0 (not used).
A pointer to the event that caused the callback to be invoked.
A pointer to a PhWindowEvent_t (described in the Photon Library Reference).

These callback functions should return Pt_CONTINUE.

Example: verifying window closure

Suppose you want to verify that the user really wants to exit the application when the window is closed. Here's what you need to do:

There's a significant difference between the Ph_WM_CLOSE event and the Window Closing (Pt_CB_WINDOW_CLOSING) callback.

A Pt_CB_WINDOW callback with a Ph_WM_CLOSE event is just a notification from PWM that the user has clicked on the Close button or chosen Close from the PWM menu. If the Ph_WM_CLOSE bit is unset in the Pt_ARG_WINDOW_MANAGED_FLAGS, the library takes no further action.

Window Closing is invoked when the window is about to unrealize for any reason. This includes transporting to another Photon and explicit calls to PtDestroyWidget() or PtUnrealizeWidget(). If you want to make sure in a Window Closing callback that the window is actually being destroyed, check the Pt_DESTROYED flag in Pt_ARG_FLAGS. You can also use the Pt_CB_DESTROYED callback to know when a window is marked for destruction.

Also note that calling exit() explicitly bypasses all those callbacks.

Getting and setting the window state

The Pt_ARG_WINDOW_STATE resource controls what state the window will be in when it's realized:

To do this: Set this bit:
Maximize the window Ph_WM_STATE_ISMAX
Make the window a backdrop Ph_WM_STATE_ISBACKDROP
Minimize the window Ph_WM_STATE_ISHIDDEN
Place the base window in front of the windows of all other applications Ph_WM_STATE_ISFRONT
Give keyboard focus to the window if cursor focus is disabled Ph_WM_STATE_ISFOCUS
Pass Alt key combinations to the application Ph_WM_STATE_ISALTKEY
Block the window Ph_WM_STATE_ISBLOCKED (read-only)

The default value is Ph_WM_STATE_ISFOCUS.

You can get the state of the window at any time by using PtGetResources() to get the Pt_ARG_WINDOW_STATE resource.

You can use this resource to set the window state before a window is realized. For example, you could set it when creating the PtWindow widget or in the window's Pt_CB_WINDOW_OPENING callback. The setting will be in effect when the window is realized. To set the window state after it's open, you'll need to let the window manager know by calling:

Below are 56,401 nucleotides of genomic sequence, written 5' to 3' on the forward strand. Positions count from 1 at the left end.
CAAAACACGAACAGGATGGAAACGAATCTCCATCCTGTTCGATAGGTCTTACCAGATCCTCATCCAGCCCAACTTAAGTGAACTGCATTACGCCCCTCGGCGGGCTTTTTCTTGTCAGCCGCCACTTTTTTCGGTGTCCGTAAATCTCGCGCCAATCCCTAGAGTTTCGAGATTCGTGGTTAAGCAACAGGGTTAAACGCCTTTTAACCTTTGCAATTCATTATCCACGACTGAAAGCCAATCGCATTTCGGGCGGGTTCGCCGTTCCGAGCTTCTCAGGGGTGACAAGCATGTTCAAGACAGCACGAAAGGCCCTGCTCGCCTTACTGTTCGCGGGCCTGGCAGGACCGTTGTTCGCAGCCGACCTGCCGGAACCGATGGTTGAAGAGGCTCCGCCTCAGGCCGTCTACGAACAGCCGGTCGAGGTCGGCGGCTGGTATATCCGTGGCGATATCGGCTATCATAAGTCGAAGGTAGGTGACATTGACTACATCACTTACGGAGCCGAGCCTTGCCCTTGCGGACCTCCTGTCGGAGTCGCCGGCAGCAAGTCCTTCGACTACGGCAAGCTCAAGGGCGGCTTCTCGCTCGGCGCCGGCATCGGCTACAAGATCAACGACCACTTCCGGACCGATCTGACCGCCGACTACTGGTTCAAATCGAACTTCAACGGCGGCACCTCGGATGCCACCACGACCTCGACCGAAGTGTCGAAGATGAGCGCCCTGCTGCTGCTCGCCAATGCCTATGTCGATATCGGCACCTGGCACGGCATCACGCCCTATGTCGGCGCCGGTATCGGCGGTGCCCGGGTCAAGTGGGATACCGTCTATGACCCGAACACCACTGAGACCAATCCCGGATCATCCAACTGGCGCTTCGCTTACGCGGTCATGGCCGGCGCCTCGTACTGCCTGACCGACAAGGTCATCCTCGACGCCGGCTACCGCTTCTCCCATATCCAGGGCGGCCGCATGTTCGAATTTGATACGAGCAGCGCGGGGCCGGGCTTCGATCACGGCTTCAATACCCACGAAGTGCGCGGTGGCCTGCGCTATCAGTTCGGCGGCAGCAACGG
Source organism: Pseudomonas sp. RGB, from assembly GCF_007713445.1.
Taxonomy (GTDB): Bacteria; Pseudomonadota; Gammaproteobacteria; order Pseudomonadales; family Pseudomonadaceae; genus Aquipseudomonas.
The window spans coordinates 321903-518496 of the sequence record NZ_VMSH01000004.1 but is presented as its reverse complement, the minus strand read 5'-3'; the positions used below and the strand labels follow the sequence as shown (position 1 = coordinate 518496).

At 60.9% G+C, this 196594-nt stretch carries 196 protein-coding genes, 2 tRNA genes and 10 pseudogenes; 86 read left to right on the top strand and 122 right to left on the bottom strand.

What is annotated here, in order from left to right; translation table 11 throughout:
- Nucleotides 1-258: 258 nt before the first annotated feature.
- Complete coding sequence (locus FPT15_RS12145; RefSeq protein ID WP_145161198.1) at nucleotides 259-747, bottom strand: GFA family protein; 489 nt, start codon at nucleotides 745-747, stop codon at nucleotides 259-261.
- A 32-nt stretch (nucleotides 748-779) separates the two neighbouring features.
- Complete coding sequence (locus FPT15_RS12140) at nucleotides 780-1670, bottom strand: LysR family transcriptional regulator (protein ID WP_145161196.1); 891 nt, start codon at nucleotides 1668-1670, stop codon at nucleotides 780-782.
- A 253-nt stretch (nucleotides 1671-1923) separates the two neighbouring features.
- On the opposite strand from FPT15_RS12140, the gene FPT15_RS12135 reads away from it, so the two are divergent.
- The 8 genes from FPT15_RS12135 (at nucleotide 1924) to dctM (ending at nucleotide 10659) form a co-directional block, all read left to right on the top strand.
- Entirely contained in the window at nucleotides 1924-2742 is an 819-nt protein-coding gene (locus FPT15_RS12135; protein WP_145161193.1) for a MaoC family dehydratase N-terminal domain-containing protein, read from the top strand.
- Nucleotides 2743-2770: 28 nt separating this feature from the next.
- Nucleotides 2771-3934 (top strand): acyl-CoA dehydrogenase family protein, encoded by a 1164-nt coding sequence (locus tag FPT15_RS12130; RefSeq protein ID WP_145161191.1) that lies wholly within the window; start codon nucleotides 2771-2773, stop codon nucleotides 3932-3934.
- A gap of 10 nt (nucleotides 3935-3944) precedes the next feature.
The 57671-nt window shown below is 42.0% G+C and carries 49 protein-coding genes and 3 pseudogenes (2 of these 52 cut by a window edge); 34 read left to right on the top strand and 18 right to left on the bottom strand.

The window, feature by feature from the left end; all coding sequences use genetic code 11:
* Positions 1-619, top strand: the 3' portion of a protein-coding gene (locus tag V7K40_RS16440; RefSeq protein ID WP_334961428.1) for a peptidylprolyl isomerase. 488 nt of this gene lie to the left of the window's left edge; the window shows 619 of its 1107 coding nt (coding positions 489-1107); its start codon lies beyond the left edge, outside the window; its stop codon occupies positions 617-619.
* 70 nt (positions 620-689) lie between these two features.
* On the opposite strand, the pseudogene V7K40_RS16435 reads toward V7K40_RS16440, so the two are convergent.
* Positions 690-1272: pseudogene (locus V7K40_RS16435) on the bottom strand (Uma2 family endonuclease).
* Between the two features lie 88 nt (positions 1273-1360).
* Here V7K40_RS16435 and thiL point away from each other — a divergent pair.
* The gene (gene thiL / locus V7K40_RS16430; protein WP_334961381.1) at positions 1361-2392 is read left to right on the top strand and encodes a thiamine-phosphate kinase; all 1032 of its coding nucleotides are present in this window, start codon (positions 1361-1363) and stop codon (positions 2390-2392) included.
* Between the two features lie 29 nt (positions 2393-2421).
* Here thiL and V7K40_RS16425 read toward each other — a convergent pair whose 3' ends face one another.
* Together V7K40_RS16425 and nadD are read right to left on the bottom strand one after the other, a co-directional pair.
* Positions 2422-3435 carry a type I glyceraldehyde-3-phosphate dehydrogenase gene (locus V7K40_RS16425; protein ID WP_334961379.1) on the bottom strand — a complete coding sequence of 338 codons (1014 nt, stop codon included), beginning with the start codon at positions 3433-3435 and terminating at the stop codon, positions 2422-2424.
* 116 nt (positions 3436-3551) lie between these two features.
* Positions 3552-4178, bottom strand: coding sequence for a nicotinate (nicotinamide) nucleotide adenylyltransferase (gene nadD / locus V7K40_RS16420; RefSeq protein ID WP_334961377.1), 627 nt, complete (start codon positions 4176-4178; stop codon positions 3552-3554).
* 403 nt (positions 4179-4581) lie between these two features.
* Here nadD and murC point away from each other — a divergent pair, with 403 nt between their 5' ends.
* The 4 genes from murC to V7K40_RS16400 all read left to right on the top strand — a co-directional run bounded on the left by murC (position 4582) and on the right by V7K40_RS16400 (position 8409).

Change the state for your application's windows.
Change the state for another application's windows.

For example, to minimize a window that belongs to your application and is already open:

PhWindowEvent_t event;

memset( &event, 0, sizeof (event) );
event.event_f = Ph_WM_HIDE;
event.event_state = Ph_WM_EVSTATE_HIDE;
event.rid = PtWidgetRid( window );
PtForwardWindowEvent( &event );

To minimize a window that belongs to another application and is already open:

PhWindowEvent_t event;

memset( &event, 0, sizeof (event) );
event.event_f = Ph_WM_HIDE;
event.event_state = Ph_WM_EVSTATE_HIDE;
PtForwardWindowTaskEvent( processid, &event );

Note: When you call these functions, you're asking the window manager to do the specified action. If the action isn't set in the managed flags (Pt_ARG_WINDOW_MANAGED_FLAGS) for the given window, the window manager doesn't do it.

Managing multiple windows

If your application has more than one window, you'll need to take the relationships between them into account.

By definition, a child window is always in front of its parent. The child windows can move above and below siblings. For windows to be able to go behind other windows, they must be siblings. So for a window to be able to move behind the base window, that window would have to have no parent.

Window-manager functions

The following low-level functions are associated with the window manager, but shouldn't be used in an application that uses widgets:

Modify the attributes of a window's region
Close a window
Create a window region

These functions can be called in an application that uses widgets:

Query a visible extent
Switch to another virtual console
Forward a window event
Forward a window event to a task
Estimate the size of the window frame
Switch to the console a given window's displayed on

Running a standalone application

If your application is intended to run by itself, you might want to:

For information on starting your application automatically, see "Booting directly into Photon" in the Configuring Photon chapter of the Photon Installation & Configuration guide.

[Previous] [Contents] [Index] [Next]